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Pop - Released March 3, 2017 | Atlantic Records UK

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Vocal Jazz - Released February 9, 2018 | Decca

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In four albums, Worrisome Heart (2008), My One And Only Thrill (2009), The Absence (2012) and Currency Of Man (2015), Melody Gardot has managed to sneak in between Diana Krall and Norah Jones to also find her place in the selective club of the female singers that are “a bit jazzy but not too much”, this oneiric cast that was so popular during the 50s, and in which she soon made the singularity of her very sensual voice resonate. A voice that she ceaselessly took touring to locations all over the world, and multiple times over at that. And so, there are enough recordings in the cellar to release a live album. However, live discs are rarely a must. There is often something missing, this small impalpable thing, that only those present that night will have kept inside of them… This Live In Europe from Melody Gardot is lucky to have kept, precisely, this “small thing”… The American has probably meticulously built it (apparently, she has listened to more than 300 recordings before making her decision!) by avoiding the true-false best of. “Someday, someone told me, ‘never look back, because there’s no way you’re going back’, she says. It’s nicely said, but if you don’t look back sometimes, it’s hard to see that time is on the verge of catching up to you. We all need to quickly look back into the rear-view mirror from time to time in order to adjust our trajectory. This disc is precisely that, the rear-view mirror of a 1963 Corvette, a postcard of our touring all over Europe. We spent most of our time on the road these last few years, and we’ve taken advantage of this trip to not only get around and get some fresh air but also to try, as much as possible, to get rid of the rules and create something exciting. I’ve been dreaming for years of releasing a live album like this one.” This desire can be felt in every moment of this disc comprised of titles recorded in Paris, Vienna, Bergen, Amsterdam, Frankfurt, Barcelona, Lisbon, Zurich and London. Whether she performs her hits Baby I'm A Fool and My One And Only Thrill or covers the classic Over The Rainbow, Melody Gardot offers up a different point of view, but it’s always an open performance. To help her in her introspective trip that is constantly shifting, she is surrounded by her impeccable musicians, discreet but decisive. Drummer Charles Staab, saxophonist Irwin Hall and bass player Sami Minaie are completely in tune with her singing, like some kind of thin hand that you take and only let go of after the last note. Finally, there is this album cover which will lead to extensive press coverage… or not. © MD/Qobuz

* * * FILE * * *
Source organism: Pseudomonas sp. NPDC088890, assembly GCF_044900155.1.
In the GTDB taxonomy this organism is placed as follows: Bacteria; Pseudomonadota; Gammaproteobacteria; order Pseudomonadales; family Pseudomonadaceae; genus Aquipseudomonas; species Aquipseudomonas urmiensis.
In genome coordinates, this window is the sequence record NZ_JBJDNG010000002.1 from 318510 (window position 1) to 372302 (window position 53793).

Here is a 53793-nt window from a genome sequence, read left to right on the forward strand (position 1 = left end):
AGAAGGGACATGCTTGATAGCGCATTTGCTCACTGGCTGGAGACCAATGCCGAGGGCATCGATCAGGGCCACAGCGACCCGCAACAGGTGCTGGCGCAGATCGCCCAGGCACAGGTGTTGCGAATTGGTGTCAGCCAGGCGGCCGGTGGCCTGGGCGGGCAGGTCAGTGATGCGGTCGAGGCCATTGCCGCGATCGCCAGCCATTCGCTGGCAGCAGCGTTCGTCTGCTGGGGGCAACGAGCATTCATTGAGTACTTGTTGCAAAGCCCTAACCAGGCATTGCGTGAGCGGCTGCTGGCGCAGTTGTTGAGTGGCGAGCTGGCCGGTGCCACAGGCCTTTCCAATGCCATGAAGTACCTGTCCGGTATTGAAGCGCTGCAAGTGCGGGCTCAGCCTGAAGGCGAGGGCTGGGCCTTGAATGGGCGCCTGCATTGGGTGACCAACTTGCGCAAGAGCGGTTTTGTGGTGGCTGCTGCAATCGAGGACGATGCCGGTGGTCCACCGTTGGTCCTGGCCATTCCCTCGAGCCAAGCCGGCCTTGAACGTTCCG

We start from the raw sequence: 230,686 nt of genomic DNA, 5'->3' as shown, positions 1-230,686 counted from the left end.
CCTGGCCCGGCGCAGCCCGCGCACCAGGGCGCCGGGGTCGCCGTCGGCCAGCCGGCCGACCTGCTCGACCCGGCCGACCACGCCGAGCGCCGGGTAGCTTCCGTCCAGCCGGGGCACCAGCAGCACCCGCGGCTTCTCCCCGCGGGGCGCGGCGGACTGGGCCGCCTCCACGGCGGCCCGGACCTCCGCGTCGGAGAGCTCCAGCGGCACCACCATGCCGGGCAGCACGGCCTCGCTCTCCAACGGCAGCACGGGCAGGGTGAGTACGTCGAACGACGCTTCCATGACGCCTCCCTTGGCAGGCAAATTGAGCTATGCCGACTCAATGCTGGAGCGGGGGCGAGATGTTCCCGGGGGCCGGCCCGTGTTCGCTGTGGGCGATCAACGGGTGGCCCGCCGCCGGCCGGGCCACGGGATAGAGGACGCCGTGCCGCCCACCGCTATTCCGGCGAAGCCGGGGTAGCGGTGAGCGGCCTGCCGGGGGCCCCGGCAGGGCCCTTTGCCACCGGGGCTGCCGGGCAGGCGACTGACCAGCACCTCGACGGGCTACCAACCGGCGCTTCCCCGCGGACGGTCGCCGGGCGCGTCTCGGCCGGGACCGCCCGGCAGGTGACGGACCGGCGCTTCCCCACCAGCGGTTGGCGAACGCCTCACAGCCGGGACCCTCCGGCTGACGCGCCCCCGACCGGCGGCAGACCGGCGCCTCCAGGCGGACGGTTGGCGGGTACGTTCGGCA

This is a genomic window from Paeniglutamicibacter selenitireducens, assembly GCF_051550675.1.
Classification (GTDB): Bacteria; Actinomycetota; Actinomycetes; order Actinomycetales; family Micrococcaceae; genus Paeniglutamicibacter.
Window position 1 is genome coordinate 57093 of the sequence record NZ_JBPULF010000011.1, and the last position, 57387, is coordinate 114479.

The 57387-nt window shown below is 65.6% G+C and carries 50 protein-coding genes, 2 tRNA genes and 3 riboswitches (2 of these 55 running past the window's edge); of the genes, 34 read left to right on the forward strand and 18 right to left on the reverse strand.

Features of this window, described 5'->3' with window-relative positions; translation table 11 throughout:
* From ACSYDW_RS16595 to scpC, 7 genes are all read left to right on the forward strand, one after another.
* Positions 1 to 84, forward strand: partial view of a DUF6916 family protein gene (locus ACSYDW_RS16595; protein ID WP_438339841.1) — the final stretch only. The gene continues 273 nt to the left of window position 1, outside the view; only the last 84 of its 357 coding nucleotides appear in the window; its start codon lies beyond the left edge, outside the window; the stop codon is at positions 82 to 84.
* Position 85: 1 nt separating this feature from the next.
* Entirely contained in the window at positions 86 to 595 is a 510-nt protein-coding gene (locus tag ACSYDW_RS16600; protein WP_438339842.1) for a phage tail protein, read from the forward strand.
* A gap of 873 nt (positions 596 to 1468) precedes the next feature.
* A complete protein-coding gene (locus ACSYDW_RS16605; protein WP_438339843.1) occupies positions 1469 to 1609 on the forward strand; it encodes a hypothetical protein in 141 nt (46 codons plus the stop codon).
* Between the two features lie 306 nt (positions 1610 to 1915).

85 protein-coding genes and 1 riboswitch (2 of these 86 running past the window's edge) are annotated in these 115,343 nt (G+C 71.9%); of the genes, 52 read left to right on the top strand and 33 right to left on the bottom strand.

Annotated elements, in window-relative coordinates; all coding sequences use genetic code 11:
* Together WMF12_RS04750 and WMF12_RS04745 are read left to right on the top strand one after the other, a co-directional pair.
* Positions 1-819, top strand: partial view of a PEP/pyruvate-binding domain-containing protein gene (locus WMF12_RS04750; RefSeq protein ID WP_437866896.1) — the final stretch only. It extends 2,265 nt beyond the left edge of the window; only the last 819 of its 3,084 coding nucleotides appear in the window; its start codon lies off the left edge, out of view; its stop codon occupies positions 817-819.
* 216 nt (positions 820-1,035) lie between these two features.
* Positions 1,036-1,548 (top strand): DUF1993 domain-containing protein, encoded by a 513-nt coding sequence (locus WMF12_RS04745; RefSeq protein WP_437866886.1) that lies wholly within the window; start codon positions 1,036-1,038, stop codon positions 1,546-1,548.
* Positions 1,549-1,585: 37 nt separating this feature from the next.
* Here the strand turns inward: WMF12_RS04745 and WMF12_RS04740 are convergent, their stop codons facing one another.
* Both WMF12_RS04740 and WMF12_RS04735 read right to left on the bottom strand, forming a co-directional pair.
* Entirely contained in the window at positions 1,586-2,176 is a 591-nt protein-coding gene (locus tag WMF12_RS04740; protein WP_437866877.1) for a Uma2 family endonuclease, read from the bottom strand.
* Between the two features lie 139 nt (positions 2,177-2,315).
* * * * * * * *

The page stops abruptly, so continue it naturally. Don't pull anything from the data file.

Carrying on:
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Jazz - Released May 5, 2017 | Verve

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What better way of making a new record than surrounding yourself with new collaborators? That was the idea that Youn Sun Nah had for She Moves On. Four years after Lento, the Korean singer has taken on a close-knit group comprising John Zorn, Jamie Saft on the piano, the Hammond organ, the Fender Rhodes and the Wurlitzer (he also produced the record), and Brad Jones on the bass alongside drummer Dan Rieser, who worked with Norah Jones in Little Willies. But it is above all the presence of the guitarist Marc Ribot on five of these eleven tracks that draws attention. Surrounded by these four strong personalities, Youn Sun Nah explores a fairly varied repertoire that owes as much to rock as to folk, to rhythms as to lyrics, taking in covers of Joni Mitchell (The Dawntreader), Paul Simon (She Moves On), Lou Reed (Teach The Gifted Children), Jimi Hendrix (Drifting with a searing solo from Ribot) or the traditional Black Is The Color Of My True Love’s Hair. Three original compositions, Traveller, Evening Star and Too Late, complete this album which is resolutely inspired by American music and which presents her impressive voice in a context which rightly recalls Norah Jones, or Melody Gardot. But Youn Sun Nah's vocal personality is strong enough that she never seems to be stepping on her illustrious sisters’ toes, and she offers, from the outset, a record that is all her own. © MD/Qobuz